#3: “God Hand” (2006)

Shinji Mikami has directed some pretty stellar games throughout his career. While he’s worked on games like “Resident Evil 4” and “The Evil Within”, he also directed this beat ‘em up game back in 2006. “God Hand” has since become a cult classic, but it didn’t do well critically. Reviewers didn’t hesitate to call it an absolutely terrible game, but this was one of those few instances where they admitted they couldn’t stop playing. While they couldn’t get past the outdated graphics, awful camera, and wonky controls, players loved its difficult and unique combat and over-the-top humor. Mikami wanted to create a hilarious martial arts game, and he certainly delivered.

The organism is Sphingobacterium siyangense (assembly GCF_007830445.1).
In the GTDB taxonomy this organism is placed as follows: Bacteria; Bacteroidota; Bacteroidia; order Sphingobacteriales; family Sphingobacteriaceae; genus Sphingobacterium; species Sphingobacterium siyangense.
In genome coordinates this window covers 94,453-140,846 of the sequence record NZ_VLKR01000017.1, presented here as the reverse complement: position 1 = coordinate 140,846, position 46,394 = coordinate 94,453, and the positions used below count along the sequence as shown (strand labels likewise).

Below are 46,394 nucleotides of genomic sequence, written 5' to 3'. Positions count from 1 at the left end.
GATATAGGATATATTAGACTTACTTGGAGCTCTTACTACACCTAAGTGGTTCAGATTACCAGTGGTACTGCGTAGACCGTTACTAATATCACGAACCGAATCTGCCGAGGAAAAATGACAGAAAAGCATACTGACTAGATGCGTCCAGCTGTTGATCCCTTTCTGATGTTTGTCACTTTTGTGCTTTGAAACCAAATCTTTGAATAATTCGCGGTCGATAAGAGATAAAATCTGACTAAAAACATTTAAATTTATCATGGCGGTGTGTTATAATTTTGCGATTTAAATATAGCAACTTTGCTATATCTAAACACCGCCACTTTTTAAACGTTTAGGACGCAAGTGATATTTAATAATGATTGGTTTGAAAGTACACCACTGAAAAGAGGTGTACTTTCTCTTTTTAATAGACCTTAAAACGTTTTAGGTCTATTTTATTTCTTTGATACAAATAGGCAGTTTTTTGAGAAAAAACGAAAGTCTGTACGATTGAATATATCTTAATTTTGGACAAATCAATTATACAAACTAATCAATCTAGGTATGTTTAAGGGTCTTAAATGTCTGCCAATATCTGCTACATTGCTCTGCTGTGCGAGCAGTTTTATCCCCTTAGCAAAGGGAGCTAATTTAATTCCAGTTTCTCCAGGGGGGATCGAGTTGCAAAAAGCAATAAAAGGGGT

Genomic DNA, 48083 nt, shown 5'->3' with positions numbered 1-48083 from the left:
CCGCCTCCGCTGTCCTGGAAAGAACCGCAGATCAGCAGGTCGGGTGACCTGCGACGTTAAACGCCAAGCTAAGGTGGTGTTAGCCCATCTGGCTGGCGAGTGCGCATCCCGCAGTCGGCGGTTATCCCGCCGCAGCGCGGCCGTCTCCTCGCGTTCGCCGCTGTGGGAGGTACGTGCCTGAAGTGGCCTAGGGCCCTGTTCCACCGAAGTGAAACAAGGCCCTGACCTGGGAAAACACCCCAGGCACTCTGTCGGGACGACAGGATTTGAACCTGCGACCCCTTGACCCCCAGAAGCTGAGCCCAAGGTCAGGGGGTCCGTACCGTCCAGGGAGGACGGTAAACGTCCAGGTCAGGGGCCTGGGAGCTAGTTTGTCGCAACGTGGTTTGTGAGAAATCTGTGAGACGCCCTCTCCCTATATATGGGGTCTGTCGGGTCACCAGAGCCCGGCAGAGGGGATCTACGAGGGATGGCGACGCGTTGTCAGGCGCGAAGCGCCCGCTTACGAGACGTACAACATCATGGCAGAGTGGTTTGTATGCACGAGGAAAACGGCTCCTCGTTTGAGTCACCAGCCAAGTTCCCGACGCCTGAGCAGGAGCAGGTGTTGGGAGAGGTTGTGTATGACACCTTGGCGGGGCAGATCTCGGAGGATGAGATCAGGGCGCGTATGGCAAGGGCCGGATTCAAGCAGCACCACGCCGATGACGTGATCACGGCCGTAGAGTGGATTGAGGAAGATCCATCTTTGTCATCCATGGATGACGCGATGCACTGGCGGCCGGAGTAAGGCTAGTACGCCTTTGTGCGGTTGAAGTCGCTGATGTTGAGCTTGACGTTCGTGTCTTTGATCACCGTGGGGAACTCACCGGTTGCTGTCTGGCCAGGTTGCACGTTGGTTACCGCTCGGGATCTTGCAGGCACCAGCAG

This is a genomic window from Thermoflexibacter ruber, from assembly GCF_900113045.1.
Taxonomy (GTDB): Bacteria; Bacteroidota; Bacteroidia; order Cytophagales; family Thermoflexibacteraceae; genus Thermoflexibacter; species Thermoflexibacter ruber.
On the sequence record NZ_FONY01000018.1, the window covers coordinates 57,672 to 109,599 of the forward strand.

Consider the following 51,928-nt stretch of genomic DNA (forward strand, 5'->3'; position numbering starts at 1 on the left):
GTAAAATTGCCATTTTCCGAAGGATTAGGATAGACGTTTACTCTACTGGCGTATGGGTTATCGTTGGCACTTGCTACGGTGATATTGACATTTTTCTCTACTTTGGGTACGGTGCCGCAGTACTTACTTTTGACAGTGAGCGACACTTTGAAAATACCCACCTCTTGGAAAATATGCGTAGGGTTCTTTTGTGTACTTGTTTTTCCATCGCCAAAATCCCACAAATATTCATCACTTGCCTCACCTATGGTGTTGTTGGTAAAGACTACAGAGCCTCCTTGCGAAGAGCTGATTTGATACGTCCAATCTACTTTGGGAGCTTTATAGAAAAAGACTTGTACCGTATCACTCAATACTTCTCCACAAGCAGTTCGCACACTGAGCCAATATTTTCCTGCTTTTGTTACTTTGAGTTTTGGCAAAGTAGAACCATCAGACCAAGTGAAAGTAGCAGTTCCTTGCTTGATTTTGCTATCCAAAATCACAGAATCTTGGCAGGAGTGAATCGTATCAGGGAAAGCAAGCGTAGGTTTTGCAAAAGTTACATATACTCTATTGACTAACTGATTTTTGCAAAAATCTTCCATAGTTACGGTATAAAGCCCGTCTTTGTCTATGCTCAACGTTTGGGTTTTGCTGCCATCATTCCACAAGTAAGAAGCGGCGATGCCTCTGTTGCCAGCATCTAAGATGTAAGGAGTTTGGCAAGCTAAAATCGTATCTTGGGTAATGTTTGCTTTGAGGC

#2: “Star Wars: Bounty Hunter” (2002)

We’ll admit that “Bounty Hunter” isn’t one of the best “Star Wars” games, but it certainly didn’t deserve some of the harsh remarks from critics. The game was heavily criticized for sloppy controls and a bad camera. Overall, critics just found the game to be incredibly boring. Thankfully, gamers weren’t too picky when it came to its technical issues. Many players were satisfied with the unique experience. After all, this is one of the few “Star Wars” games where you DON’T play as a Jedi. Plus, the secondary missions and bounty hunts kept us revisiting levels.

#1: “NieR” (2010)

Funny how the sequel from 2017 was insanely successful in comparison to its predecessor. Critics found “NieR’s” gameplay to be repetitive, the graphics were mediocre, and it was a drab experience overall. Not everyone was bugged by the game’s shortcomings, though. The story was so strong and engaging that it managed to resonate players for a long time. Many took a liking to its Zelda-inspired design, too. On top of that, users just couldn’t get enough of the wonderful music. “NieR” wasn’t a flawless game, but scores could have been higher than a few 5’s and 6’s.